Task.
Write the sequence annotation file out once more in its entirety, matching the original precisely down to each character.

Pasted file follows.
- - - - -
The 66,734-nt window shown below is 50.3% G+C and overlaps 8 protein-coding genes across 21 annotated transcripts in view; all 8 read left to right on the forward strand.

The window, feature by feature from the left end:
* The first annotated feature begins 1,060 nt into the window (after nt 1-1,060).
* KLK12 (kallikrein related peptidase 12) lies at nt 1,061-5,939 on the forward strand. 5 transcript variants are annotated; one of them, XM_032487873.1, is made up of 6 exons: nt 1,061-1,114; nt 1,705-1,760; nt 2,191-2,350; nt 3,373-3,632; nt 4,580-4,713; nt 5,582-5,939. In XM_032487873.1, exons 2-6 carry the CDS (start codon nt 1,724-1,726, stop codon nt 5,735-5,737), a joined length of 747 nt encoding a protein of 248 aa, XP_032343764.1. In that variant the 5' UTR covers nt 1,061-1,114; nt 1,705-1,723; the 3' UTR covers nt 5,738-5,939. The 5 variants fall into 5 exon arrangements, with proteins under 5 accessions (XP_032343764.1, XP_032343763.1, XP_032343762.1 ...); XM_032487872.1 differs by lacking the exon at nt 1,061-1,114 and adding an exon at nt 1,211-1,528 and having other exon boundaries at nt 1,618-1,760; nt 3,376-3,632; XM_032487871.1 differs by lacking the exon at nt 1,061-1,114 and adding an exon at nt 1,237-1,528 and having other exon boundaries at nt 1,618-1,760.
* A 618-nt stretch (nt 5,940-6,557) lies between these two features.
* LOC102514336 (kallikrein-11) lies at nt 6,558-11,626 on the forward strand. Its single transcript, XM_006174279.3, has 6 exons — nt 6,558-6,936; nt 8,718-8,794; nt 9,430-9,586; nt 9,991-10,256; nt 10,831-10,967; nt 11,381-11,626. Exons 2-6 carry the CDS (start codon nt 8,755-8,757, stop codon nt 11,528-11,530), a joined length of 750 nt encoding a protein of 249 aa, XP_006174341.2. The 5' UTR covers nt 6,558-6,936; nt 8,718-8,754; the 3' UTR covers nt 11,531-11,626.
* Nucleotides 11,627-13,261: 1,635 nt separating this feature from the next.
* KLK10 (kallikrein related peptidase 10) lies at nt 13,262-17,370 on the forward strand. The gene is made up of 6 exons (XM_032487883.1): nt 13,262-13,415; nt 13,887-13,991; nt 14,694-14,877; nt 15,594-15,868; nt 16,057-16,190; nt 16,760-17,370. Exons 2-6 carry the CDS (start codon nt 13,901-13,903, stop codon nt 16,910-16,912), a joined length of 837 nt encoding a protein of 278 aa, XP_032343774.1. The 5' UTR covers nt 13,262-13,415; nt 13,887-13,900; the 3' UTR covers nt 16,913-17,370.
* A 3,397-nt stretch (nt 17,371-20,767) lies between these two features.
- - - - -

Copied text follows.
The 66,734-nt window shown below is 50.3% G+C and overlaps 8 protein-coding genes across 21 annotated transcripts in view; all 8 read left to right on the forward strand.

The window, feature by feature from the left end:
* The first annotated feature begins 1,060 nt into the window (after nt 1-1,060).
* KLK12 (kallikrein related peptidase 12) lies at nt 1,061-5,939 on the forward strand. 5 transcript variants are annotated; one of them, XM_032487873.1, is made up of 6 exons: nt 1,061-1,114; nt 1,705-1,760; nt 2,191-2,350; nt 3,373-3,632; nt 4,580-4,713; nt 5,582-5,939. In XM_032487873.1, exons 2-6 carry the CDS (start codon nt 1,724-1,726, stop codon nt 5,735-5,737), a joined length of 747 nt encoding a protein of 248 aa, XP_032343764.1. In that variant the 5' UTR covers nt 1,061-1,114; nt 1,705-1,723; the 3' UTR covers nt 5,738-5,939. The 5 variants fall into 5 exon arrangements, with proteins under 5 accessions (XP_032343764.1, XP_032343763.1, XP_032343762.1 ...); XM_032487872.1 differs by lacking the exon at nt 1,061-1,114 and adding an exon at nt 1,211-1,528 and having other exon boundaries at nt 1,618-1,760; nt 3,376-3,632; XM_032487871.1 differs by lacking the exon at nt 1,061-1,114 and adding an exon at nt 1,237-1,528 and having other exon boundaries at nt 1,618-1,760.
* A 618-nt stretch (nt 5,940-6,557) lies between these two features.
* LOC102514336 (kallikrein-11) lies at nt 6,558-11,626 on the forward strand. Its single transcript, XM_006174279.3, has 6 exons — nt 6,558-6,936; nt 8,718-8,794; nt 9,430-9,586; nt 9,991-10,256; nt 10,831-10,967; nt 11,381-11,626. Exons 2-6 carry the CDS (start codon nt 8,755-8,757, stop codon nt 11,528-11,530), a joined length of 750 nt encoding a protein of 249 aa, XP_006174341.2. The 5' UTR covers nt 6,558-6,936; nt 8,718-8,754; the 3' UTR covers nt 11,531-11,626.
* Nucleotides 11,627-13,261: 1,635 nt separating this feature from the next.
* KLK10 (kallikrein related peptidase 10) lies at nt 13,262-17,370 on the forward strand. The gene is made up of 6 exons (XM_032487883.1): nt 13,262-13,415; nt 13,887-13,991; nt 14,694-14,877; nt 15,594-15,868; nt 16,057-16,190; nt 16,760-17,370. Exons 2-6 carry the CDS (start codon nt 13,901-13,903, stop codon nt 16,910-16,912), a joined length of 837 nt encoding a protein of 278 aa, XP_032343774.1. The 5' UTR covers nt 13,262-13,415; nt 13,887-13,900; the 3' UTR covers nt 16,913-17,370.
* A 3,397-nt stretch (nt 17,371-20,767) lies between these two features.